When populations are affected by a crisis, they often neglect hygiene and nutrition to focus on meeting their basic food needs, thus adopting a less balanced diet and consuming improper food, hence the risks of chemical, microbiological and zoonotic contamination which constitutes a health risk, in particular for children. The awareness-raising workshop drive community attention to the importance of breast milk and intensive and regulated breastfeeding to prevent malnutrition and disease for example. Good practices are demonstrated through practical sessions with lactating women and image boxes designed by the National Nutrition Program (PRONANUT) and ACTED. Key messages easy to remember are shared to help strengthen the nutritional knowledge of the beneficiaries

Day 2: Workshop promoting good food and nutrition practices within households to reduce the risk of disease

Another workshop includes a practical food preparation session that complies with best hygiene standards. After teams awareness and demonstrations, it is time for the participants to implement practices, assessed by a jury site that will follow closely all the stages of the food preparation activity. Participants are given food and utensils, and begin to work on food preparation until a participant touches the food without washing his hands first! The atmosphere is joyful with enthusiastic participants. At the end of the session, participants are invited to comment on this practical exercise, and the jury to share their remarks, before proclaiming a winner. In a lively atmosphere, everyone prepares for the tasting. The different food preparations are then distributed to the different households according to the nutritional and energy needs of each individual, with particular attention paid to children, pregnant women and the elderly.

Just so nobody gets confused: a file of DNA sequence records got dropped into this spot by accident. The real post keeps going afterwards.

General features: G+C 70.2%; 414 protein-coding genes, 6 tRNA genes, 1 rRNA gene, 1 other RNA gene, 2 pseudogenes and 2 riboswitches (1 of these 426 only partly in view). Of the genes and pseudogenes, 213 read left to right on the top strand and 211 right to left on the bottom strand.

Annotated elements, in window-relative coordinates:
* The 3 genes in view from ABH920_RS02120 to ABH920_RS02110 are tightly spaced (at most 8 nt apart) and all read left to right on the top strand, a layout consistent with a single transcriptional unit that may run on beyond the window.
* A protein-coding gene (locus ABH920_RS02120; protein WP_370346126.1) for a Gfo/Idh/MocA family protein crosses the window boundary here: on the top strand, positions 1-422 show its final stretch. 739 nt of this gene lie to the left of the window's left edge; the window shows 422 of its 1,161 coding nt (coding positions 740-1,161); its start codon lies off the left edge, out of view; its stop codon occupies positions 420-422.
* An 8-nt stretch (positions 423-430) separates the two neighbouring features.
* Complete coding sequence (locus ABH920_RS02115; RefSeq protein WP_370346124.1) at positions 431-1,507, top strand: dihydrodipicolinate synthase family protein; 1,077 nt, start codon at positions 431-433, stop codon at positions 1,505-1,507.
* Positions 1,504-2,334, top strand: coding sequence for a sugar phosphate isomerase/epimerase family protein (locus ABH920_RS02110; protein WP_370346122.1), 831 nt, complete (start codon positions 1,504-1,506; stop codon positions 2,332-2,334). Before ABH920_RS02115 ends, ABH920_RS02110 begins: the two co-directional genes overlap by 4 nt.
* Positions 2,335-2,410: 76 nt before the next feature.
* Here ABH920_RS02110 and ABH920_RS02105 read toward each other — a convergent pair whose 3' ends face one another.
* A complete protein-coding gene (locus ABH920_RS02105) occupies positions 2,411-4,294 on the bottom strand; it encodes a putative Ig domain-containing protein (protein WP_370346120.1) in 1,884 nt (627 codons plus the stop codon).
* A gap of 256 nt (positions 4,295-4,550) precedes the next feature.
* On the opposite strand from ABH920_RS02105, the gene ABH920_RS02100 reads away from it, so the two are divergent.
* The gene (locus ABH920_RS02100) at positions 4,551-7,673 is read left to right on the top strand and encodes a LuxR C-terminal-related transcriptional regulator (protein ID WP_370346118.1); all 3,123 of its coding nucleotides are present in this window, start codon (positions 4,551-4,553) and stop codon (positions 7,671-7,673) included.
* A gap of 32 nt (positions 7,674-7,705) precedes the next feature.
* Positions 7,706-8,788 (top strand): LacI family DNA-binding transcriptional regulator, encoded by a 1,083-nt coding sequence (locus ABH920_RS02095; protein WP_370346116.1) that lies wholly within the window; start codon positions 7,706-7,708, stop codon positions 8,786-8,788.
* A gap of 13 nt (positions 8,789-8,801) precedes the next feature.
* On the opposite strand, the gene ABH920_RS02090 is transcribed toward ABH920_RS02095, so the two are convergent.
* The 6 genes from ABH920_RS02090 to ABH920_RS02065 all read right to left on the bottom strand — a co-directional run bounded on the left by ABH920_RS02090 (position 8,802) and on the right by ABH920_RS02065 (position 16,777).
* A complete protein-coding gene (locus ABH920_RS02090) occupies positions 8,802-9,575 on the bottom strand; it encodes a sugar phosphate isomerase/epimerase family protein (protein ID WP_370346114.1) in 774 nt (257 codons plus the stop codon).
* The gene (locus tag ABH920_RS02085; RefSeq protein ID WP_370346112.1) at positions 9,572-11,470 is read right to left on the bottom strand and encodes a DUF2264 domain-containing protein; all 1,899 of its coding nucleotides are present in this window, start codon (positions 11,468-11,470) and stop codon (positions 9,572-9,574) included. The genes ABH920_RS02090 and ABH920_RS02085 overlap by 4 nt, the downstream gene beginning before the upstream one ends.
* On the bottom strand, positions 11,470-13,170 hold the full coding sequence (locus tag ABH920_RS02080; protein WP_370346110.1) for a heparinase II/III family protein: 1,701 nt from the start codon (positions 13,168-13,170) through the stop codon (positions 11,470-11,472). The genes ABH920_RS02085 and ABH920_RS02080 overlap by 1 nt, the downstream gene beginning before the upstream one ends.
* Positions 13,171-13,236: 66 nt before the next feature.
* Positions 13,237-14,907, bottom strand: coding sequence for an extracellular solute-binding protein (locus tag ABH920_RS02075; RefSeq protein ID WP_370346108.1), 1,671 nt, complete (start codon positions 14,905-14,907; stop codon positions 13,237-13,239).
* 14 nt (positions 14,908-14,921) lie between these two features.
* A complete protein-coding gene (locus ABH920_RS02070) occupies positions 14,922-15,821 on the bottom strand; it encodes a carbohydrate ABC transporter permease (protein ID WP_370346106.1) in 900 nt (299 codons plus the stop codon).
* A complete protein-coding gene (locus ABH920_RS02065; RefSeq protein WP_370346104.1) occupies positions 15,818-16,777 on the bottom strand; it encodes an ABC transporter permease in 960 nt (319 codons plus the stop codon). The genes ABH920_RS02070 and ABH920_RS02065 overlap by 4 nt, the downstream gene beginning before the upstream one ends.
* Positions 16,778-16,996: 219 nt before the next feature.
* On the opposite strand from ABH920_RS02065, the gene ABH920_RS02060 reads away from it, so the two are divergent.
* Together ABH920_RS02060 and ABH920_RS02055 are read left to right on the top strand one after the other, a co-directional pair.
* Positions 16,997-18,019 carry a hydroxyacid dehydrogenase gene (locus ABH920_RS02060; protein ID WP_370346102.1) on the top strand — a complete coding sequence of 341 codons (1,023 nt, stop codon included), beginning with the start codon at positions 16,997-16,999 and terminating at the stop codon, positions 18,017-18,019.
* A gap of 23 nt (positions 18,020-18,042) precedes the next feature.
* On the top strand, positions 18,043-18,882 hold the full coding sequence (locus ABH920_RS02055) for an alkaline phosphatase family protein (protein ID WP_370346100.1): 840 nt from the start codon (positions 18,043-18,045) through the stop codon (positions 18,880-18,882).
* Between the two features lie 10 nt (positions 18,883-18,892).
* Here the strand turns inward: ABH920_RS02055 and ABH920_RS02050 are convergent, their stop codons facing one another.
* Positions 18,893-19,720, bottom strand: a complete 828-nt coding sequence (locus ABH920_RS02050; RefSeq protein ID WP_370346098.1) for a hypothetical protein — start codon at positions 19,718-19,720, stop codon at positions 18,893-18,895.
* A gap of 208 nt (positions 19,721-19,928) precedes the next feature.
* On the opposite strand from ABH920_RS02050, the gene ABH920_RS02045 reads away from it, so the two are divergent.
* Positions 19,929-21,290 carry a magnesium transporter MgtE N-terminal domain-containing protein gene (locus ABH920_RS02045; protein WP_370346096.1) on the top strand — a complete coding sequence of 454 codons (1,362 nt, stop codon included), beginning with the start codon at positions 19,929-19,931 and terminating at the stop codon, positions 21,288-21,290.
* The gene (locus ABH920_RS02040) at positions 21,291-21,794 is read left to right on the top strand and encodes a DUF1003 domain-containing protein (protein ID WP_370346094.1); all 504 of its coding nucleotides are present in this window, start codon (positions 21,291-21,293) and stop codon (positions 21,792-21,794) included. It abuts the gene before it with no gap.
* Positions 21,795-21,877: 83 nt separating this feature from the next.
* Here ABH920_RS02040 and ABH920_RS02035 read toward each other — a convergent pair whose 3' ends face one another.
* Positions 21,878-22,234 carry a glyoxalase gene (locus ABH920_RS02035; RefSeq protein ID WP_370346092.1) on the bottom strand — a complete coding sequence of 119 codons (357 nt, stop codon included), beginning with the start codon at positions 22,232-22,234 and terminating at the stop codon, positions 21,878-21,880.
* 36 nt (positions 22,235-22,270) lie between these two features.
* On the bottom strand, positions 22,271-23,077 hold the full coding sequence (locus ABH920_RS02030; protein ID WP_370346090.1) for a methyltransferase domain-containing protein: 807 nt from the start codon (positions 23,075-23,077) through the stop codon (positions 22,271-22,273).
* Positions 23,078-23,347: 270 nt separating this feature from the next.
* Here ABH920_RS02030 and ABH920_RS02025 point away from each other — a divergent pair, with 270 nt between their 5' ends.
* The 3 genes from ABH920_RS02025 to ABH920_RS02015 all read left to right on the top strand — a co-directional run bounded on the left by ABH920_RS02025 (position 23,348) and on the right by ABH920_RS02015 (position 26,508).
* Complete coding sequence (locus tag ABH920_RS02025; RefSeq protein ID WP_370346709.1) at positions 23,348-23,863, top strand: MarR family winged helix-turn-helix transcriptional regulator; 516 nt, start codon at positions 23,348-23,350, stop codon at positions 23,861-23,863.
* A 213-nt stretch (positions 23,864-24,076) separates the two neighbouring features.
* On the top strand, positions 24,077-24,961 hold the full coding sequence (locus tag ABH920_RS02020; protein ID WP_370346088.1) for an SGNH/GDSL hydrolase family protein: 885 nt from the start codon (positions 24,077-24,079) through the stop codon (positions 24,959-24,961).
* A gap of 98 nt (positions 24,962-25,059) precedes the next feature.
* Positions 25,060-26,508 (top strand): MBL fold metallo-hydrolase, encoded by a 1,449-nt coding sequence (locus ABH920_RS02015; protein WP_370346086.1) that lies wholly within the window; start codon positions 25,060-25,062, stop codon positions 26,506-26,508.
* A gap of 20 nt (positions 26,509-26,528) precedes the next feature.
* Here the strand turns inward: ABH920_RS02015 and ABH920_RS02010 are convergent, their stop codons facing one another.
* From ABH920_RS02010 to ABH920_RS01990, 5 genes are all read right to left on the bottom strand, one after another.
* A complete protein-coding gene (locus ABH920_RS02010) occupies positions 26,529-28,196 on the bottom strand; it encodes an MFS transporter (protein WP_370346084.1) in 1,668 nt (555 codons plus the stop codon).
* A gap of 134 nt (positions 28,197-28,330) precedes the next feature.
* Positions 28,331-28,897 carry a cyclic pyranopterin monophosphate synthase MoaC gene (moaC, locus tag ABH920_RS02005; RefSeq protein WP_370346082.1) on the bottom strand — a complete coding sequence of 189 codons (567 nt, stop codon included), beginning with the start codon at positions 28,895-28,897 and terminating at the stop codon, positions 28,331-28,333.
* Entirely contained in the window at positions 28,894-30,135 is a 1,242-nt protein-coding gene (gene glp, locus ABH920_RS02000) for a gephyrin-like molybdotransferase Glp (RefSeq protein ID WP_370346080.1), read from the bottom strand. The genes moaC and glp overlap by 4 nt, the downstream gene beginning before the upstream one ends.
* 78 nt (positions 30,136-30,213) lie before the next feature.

Increasing diversity and food availability in households

Eating well does not mean consuming a single good food: it means consuming a complete meal with a wide range of nutrients necessary and essential to the development of the body. In rural areas where populations live mainly from agriculture, food diversity must be achieved at plantation level. The awareness-raising workshop on food diversification thus emphasizes good practices in seed selection, the association of crops, which is necessary in areas where single crops are usually grown, such as cassava or rice, while promoting good crop storage, to prevent losses and waste. Participants are made aware of the nutritional consequences of monoculture and the importance of the association of crops, particularly in areas where subsistence farming with a single crop such as cassava or rice is used. Practical activities come along direct observation of the models provided for this purpose.

At the end of these two days of workshops, the participants can now turn to apply this knowledge in their daily lives. The “actors of sustainability” will be there to help them after the departure of ACTED teams. Facilitators know that raising awareness is a long-term process.

Six weeks after the awareness sessions, Joséphine, a resident of Idimba, tells about the daily changes in the household. Essential daily practices include washing hands with soap, avoiding placing food on the floor, washing plates after each meal and storing them on a shelf free from insects, eating fruit regularly, and preparing food in compliance with good hygiene practices. These changes will prevent some diseases while improving the health of her 10 chilren.